On March 11, 2010, at Cedarville University Jeremiah Chapel in the Dixon Ministry Center, Cedarville University will be hosting liberal emerging leader Jim Wallis. The event is titled “A Critical Evaluation of Christian Responses to Poverty and Affluence.” The announcement on Cedarville’s website states in part:
Marvin Olasky, founder and Editor in Chief of World Magazinehas been called “compassionate conservatism’s leading thinker” by George W. Bush. Olasky’s book, The Tragedy of American Compassion made such a deep impression on Newt Gingrich that he sent a copy to every Republican in the House of Representatives during the “Republican Take-Over” of 1994. Olasky was instrumental in articulating the philosophy of charity and service that led to the creation of the White House Office of Faith-Based and Community Initiatives. Olasky’s conservative credentials are impeccable and he cares deeply about a Biblical approach to poverty.
Jim Wallis, founder and Editor in Chief of Sojourners Magazine has been called America’s leading progressive evangelical by The Washington Post. Wallis’ book, God’s Politics: Why the Right Gets it Wrong and the Left Doesn’t Get it spent 15 weeks on the New York Times bestseller list. Wallis was picked by Time Magazineas one of the “50 Voices for America’s Future.” He is known as perhaps the leading figure and spokesperson for the “religious left.” Wallis currently serves on Barak Obama’s Office of Faith-Based and Neighborhood Initiatives. Like Olasky, Wallis identifies himself as an evangelical and he has built a reputation as a Christian advocate for the poor. (Click here to read the rest of this announcement.)
This is not the first time that Cedarville University, once known for its conservative and biblical reputation by many Christians, has shown a propensity toward the emerging church leaders. Lighthouse Trails has written about Cedarville on a number of occasions. Please refer to our links below for some of these situations. As for the upcoming event with Jim Wallis, readers here should be aware that Wallis has a major affinity with atonement denier Brian McLaren, and his magazine, SoJourners, is a media outlet for mystics, emerging leaders and New Age proponents.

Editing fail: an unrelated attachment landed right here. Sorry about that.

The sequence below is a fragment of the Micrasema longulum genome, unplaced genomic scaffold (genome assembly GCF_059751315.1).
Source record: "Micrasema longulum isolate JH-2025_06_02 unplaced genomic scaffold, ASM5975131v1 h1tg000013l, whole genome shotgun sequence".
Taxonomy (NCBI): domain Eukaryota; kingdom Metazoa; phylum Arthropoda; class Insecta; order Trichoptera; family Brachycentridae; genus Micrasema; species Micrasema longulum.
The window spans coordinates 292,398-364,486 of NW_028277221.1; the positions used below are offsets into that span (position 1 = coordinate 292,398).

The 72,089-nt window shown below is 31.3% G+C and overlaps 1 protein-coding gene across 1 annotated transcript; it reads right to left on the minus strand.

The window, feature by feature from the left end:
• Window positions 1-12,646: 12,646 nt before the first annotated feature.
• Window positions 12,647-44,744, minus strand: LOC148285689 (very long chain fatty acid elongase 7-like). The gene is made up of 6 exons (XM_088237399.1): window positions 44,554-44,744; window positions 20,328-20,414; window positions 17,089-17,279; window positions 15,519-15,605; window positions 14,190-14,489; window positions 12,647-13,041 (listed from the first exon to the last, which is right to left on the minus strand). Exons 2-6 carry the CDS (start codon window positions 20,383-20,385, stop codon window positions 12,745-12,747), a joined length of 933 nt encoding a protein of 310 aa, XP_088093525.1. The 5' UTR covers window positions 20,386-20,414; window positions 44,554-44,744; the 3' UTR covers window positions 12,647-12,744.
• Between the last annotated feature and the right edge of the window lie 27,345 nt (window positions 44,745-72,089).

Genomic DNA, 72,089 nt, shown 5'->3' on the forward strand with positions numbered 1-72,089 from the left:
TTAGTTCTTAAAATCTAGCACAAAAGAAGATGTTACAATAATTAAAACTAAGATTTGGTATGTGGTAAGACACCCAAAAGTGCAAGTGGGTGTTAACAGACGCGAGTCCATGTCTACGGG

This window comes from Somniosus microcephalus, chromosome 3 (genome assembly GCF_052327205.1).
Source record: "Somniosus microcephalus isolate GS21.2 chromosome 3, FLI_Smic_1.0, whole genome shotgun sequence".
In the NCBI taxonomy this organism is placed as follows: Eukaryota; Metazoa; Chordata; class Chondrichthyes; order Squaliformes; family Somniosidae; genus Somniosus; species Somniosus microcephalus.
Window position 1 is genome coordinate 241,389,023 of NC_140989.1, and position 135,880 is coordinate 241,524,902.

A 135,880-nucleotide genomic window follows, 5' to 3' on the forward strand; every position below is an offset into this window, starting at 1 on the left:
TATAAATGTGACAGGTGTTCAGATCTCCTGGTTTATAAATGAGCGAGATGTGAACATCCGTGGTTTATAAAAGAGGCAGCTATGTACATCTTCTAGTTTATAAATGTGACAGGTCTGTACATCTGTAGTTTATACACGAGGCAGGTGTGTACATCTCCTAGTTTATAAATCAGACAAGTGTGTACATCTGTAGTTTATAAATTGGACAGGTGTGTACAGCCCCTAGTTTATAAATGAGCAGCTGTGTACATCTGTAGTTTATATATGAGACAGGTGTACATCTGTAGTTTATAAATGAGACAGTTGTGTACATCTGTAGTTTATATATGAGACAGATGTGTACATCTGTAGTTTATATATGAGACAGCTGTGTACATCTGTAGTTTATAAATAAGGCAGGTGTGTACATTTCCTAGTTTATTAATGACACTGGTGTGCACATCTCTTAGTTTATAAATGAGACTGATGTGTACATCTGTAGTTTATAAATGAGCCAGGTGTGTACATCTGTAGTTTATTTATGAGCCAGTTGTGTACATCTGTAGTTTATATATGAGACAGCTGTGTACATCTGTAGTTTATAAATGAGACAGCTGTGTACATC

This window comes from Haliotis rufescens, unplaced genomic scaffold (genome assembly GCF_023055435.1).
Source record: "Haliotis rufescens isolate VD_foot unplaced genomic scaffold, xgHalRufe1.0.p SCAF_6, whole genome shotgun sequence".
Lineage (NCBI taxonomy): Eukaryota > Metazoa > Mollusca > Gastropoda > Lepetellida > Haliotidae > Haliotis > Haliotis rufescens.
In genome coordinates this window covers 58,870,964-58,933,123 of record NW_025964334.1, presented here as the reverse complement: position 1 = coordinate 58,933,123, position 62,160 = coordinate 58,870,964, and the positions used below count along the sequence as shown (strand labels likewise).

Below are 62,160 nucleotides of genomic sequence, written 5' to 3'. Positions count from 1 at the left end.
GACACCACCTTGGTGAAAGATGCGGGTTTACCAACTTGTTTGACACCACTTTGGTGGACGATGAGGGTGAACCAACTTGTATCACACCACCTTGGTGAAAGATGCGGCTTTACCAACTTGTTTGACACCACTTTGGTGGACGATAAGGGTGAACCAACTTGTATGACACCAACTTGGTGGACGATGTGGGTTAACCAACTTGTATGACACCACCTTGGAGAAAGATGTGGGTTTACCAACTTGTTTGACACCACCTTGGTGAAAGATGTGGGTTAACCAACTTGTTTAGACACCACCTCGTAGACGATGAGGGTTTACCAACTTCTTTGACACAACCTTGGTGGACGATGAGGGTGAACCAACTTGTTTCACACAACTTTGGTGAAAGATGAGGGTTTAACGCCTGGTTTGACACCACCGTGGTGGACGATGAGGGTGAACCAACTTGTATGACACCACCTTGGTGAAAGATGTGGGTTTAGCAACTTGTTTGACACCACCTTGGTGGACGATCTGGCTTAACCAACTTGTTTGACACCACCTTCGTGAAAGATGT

In a February 11th announcement on the Cedarville University website, “SERIES TO ADDRESS A BIBLICAL RESPONSE TO POVERTY,” the announcement states that the issue of poverty is a “heated discussion” among “church-goers.” But this is a misleading statement. It isn’t the issue as to whether Christians should help the poor (Christians traditionally have always believed in helping the poor) or not. No. The issue that is “heated” is that emerging leaders are rejecting the essential elements of Christianity (the Bible as God’s Word, the atonement, relationship with Jesus Christ vs esoteric experiences induced by mysticism, Christ’s literal return, panentheism, universalism, etc). The insinuation of the Cedarville announcement is that Jim Wallis will help to make the case for a “biblical response” to poverty. The announcement says: “This event is part of the University’s Critical Concern Series, which brings in noted scholars to biblically analyzecontemporary issues.” But this statement could be nothing further from the truth.
Interestingly, in 2008, Cedarville attempted to bring in emerging leader Shane Claiborne, who had Jim Wallis write the foreword of his book, The Irresistible Revolution. The event was eventually cancelled after a number of complaints were received at the university. But now, a man who resonates with Claiborne is going to be bringing his ideas to the students at Cedarville. In our 2008 we stated:
While Cedarville’s Dean of Student Life (Dr. Purple) told Lighthouse Trails that Cedarville is “very conservative,” pointing students to a book that is partially written by Wallis seems to give a different message…. Sojourners[magazine] would not represent the views of a “conservative” Christian college by any means, and it is a dichotomy for Cedarvilleto call itself conservative Christian then introduce students to a book written by Wallis and Claiborne in a favorable light, which CU is doing when it says that Claiborne is “rooted in the values of the Christian faith.”
Worth noting, in 2009, Barack Obama named Jim Willis as part of his newly formed Faith Advisory Council. 1
Past Coverage on Cedarville: